Copyright© Sandra Hart 2016. All Rights Reserved

* The Bridesmaid’s Daughter, Nyna Giles (coming 2017/18)

Throwback Thursday

  
Every successful musician has a history and usually that history is made up of important people who have helped inspire, shape and teach techniques that natural talents will eventually shape and mold into their own unique musical voice. 

When Emerson was about 10 years old he had such a teacher. I don’t know exactly the history of how they discovered him, but my parents found a young man in Steubenville, Ohio who was giving guitar instructions. That is when Pandel Collaros came into our lives.

I personally have never met Pandel and I don’t know what kind of student Emerson was, or just how long he took lessons, but this young man, Pandel, gave him a start by teaching him the basics of playing a guitar. 

It was wasn’t until I started the Emerson Hart and Tonic News Facebook page that I began thinking about all of the people who were responsible for helping Emerson along the way. That included Pandel. Curious as to what happened to this young man, I searched the Internet and finally found him thirty-five years after those first guitar lessons. And I was not surprised that Pandel has done very well for himself, too. He has not abandoned his love for teaching, nor his music.

Pandel is now a musician and Assistant Professor of music at Bethany College in West Virginia. He teaches music theory, aural skills, audio recording, and popular style guitar music, both acoustic and electric. He is also the founder and director of the Bethany College Rock Ensemble and performs frequently in a variety of area venues.
 

Pandel is a member of the Emerson Hart and Tonic News page. I hope to eventually meet the man who gave my son his first guitar lessons. On this Throwback Thursday I want to thank him for sharing his love of music and great teaching skills, not only to young musicians as Emerson, but to the many students at Bethany College who he has inspired by his love of music and to let him know it’s good to play it forward. As a musician one doesn’t have to be a platinum awarded artist for your life to have meaning. His life has mattered.   His life has mattered.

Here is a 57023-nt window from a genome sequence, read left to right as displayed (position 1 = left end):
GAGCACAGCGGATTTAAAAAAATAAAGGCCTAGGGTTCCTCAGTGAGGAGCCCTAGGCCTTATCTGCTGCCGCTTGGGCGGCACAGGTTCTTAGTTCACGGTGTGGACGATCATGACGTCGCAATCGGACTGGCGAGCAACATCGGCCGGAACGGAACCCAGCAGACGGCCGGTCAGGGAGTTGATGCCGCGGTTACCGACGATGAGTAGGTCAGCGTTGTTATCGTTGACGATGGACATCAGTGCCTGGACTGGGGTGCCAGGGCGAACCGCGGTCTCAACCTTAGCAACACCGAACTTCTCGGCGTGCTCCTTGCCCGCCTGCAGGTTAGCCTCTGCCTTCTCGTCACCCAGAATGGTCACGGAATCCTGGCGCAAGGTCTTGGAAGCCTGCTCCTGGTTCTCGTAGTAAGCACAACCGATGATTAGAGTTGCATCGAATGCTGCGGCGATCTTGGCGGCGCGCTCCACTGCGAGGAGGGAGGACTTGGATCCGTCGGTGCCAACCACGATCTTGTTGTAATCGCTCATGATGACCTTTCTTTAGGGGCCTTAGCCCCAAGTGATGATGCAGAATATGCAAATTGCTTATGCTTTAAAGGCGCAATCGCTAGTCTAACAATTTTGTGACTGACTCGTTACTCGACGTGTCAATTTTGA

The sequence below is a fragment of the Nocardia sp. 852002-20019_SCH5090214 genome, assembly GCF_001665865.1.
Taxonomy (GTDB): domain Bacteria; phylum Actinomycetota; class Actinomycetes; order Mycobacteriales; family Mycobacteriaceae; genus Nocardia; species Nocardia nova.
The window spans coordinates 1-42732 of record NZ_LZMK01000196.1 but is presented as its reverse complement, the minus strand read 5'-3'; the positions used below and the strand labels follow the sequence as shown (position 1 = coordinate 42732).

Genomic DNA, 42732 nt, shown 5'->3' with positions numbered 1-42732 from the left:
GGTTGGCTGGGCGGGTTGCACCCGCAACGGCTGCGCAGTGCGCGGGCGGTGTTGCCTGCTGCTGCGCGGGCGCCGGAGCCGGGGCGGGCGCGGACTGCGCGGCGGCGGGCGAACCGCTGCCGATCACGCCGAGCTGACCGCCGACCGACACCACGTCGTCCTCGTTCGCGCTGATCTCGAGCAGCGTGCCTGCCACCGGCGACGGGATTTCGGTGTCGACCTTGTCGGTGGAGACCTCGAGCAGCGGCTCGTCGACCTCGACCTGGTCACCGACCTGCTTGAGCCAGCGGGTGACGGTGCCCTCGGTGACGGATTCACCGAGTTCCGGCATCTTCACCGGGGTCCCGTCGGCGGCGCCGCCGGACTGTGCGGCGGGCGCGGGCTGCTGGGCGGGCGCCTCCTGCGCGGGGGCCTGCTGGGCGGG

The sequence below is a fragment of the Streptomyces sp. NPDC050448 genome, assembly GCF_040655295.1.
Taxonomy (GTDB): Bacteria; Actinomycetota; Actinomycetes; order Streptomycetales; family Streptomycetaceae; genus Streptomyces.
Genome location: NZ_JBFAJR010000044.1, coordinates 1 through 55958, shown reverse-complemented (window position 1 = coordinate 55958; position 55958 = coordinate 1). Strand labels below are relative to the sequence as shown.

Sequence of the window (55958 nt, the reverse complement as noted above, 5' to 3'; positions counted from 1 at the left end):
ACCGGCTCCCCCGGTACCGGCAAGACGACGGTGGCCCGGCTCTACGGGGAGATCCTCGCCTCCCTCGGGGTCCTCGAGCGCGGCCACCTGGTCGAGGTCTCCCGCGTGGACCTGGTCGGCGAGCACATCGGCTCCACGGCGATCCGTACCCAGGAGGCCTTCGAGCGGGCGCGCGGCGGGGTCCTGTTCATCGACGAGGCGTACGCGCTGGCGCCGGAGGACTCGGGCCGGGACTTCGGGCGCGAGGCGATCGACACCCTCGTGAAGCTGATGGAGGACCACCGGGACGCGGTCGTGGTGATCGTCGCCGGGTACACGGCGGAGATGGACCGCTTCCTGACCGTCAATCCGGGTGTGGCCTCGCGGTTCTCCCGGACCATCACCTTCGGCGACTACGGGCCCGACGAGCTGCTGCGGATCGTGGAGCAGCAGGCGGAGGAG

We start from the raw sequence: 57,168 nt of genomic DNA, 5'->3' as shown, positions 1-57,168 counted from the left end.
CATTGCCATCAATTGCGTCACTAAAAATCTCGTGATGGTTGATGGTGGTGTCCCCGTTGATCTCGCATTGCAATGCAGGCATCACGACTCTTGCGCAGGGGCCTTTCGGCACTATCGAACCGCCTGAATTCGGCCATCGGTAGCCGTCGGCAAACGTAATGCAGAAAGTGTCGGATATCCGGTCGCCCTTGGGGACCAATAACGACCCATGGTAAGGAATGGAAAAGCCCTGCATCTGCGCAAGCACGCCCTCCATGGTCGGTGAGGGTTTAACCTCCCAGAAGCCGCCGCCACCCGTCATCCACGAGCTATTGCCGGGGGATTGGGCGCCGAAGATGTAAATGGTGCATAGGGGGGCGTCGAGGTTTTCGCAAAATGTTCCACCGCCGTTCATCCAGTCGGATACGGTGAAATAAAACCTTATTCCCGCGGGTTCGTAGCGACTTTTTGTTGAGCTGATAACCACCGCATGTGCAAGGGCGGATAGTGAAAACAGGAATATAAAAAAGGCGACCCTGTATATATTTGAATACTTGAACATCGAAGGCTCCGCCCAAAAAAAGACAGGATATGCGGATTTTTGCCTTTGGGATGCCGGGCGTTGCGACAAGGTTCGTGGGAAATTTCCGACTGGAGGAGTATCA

Copyright Sandra Hart©. All Rights Reserved

Eliminate The Negative

  
This weekend I asked myself with all the negativity in the world assaulting us from every electronic and wireless gadget attached to our digits, or in front of our faces, what should I blog about this week? What should I tell people to help them to reduce their stress? What can I do to relieve some of my stress? 

 My reply in my own head to myself was to stop – put down my iPhone and turn off the television. Now that’s cheeky advice I thought, knowing how I have been Mrs. News Junkie personified most of my life. How personally I react to everything that’s going on in the world from war to kidnapping to the stock market falling precipitously, ISIS murders and child-abuse. Never ending gloom. And the politicians on both sides! Heaven help us.